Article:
Beyond the sixth coring site, he came upon the rusted hulk of a submarine. Had the inhabitants survived? Or had they died?
Curious, he approached it. It was as big as he had believed it would be. No matter. He could still get in.
A simple adjustment to his utility belt and he was at the top. He studied the hull as he rose. It was remarkably preserved for something that should have been rusted away.
But then, there had been no moisture since it came to rest here. No rain. Nothing.
He inspected the sealed hatch. The lock was still intact. Almost as if no one had exited the machine.
That meant that all were possibly still in there. Were they alive? Or had they died?
He shook his head. They couldn’t be alive. These machines had not been built with hydroponic chambers for extended use. They had been intended to remain at sea for short periods.
Once out of food, they would have returned to base to get more. They possibly changed crews at that point as well. Or received new orders and ordinance.
He popped the hatch. A putrid odor rose from the bowels of the machine. The smell of death and staleness.
He touched another button and a bubble popped up around his head. A filter would be needed for exploration here. Something to filter toxins.
He descended into the bowels of the submarine. As he did so, he noticed that some of the lights were still blinking weakly. There was still energy enough stored here to keep the lights going. That was good.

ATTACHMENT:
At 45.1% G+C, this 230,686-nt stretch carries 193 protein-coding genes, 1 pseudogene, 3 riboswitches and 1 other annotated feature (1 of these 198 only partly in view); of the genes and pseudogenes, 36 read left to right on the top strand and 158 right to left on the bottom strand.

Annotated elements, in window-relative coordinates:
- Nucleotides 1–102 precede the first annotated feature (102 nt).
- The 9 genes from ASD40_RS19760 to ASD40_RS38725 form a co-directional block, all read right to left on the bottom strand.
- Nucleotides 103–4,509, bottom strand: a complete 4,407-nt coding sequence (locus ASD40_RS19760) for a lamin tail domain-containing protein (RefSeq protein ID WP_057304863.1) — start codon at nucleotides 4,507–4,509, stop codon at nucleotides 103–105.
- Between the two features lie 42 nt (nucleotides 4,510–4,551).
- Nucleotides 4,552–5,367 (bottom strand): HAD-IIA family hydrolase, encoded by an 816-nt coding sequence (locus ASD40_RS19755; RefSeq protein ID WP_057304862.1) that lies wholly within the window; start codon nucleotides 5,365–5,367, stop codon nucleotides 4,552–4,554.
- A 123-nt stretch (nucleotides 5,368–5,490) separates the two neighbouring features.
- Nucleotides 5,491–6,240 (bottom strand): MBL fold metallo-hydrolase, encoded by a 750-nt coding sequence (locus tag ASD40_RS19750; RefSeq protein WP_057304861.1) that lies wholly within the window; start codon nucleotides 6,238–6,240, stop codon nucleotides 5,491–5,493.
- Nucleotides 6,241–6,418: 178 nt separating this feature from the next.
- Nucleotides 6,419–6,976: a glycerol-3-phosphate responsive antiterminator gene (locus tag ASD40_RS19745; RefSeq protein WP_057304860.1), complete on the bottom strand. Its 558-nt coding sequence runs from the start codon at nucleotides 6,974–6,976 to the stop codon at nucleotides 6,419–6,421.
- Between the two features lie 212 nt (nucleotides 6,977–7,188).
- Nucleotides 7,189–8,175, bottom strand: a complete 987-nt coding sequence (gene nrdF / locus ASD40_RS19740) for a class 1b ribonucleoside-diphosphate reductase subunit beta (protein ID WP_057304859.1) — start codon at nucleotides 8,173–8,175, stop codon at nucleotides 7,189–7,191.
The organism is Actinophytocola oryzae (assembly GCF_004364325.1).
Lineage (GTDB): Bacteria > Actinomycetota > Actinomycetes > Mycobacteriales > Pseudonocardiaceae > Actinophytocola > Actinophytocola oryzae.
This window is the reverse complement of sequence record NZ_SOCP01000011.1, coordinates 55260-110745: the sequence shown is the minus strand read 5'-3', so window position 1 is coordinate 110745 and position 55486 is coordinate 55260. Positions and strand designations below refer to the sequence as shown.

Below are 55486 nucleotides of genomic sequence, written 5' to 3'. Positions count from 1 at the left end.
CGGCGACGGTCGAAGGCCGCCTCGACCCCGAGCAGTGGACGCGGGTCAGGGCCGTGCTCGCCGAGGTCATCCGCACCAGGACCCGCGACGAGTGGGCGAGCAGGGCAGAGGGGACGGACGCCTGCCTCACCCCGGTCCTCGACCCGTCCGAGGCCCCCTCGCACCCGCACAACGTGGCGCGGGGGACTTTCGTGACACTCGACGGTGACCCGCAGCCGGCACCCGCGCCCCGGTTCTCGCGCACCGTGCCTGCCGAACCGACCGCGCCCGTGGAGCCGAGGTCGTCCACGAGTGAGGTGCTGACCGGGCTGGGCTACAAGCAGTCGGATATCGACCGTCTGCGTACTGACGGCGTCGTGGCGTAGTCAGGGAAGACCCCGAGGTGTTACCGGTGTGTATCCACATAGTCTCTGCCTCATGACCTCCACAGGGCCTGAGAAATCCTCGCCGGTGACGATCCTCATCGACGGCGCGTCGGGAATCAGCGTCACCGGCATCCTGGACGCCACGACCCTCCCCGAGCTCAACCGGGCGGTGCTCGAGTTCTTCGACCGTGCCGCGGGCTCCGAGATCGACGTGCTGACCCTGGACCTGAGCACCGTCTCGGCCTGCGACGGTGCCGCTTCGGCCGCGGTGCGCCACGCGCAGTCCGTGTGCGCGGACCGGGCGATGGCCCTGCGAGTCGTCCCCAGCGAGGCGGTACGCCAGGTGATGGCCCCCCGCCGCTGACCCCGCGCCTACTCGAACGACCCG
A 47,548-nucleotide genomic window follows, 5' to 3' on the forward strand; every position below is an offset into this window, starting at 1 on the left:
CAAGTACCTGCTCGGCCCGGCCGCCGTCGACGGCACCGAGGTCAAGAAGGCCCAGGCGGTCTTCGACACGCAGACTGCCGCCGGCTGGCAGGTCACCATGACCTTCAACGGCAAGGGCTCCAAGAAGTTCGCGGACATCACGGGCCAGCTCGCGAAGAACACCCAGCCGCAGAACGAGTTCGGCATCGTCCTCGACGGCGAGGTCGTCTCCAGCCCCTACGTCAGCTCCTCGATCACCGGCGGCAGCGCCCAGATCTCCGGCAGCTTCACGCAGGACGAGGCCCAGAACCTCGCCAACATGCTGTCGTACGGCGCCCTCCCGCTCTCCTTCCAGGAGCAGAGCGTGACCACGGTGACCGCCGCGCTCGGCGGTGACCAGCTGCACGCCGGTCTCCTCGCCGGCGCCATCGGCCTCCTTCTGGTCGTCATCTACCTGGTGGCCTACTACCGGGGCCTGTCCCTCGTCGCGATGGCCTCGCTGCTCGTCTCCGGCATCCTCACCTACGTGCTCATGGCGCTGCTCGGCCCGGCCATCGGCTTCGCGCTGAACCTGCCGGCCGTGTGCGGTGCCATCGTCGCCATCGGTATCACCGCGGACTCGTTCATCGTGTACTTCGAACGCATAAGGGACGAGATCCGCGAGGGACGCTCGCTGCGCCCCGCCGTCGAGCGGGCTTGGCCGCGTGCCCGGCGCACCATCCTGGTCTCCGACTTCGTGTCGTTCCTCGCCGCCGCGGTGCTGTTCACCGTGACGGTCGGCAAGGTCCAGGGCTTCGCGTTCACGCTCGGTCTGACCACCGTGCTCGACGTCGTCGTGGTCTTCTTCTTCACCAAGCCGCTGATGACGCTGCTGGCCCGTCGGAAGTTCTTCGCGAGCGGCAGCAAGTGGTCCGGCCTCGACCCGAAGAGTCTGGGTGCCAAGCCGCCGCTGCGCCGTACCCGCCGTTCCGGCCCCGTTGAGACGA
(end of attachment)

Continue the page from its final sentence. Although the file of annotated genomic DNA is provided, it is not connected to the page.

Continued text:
Bodies were strewn everywhere. The mummified remains told him a tale of being trapped within this machine for decades longer than they had intended. Maybe longer.
He sought out what he believed would be the captain’s quarters. He needed to find the log. Or whatever the final moments would be recorded in.
He needed to know what happened. How it happened. And why.
Anything that could help prevent future mistakes. Or future wars. And anything that could add to the incomplete histories the elders currently had.
The captain, or what he took to be the captain, sat at a desk in one of the compartments. A stained book lay open before him, his dead, empty eyes staring at the ceiling. In his hand was a stylus of some sort. To one side sat a strange computer so compact that it folded easily.
So unlike the current technology, Billy thought to himself. Now, computers were little more than crystals that projected digital workpads. They saved so much room and used so much less energy.
The data on the old foldable computer would have to be extracted and digitized. After, it would have to be transferred to a crystal all its own. Just as the book before the captain would have to be digitized and placed on a crystal.
Still, the work couldn’t be avoided. The data was important. As was the video feed streaming back to the ship.
He had switched on his video button when he entered the submarine. He had wanted a record of his entry into this massive machine. He had wanted to record all he saw.
He had not expected things to be so grim. But then, he wasn’t sure exactly what he had expected. Or why.
He had known that no one could have survived in one of these tubs for thousands of years with nothing to eat. And it was very apparent that they had starved to death. Or those who were still in one piece had.
The rest had become food for the others. Perhaps, because of this cannibalism, the rest had succumbed to poisoning as the rest may have died of illnesses. At least that was how it appeared.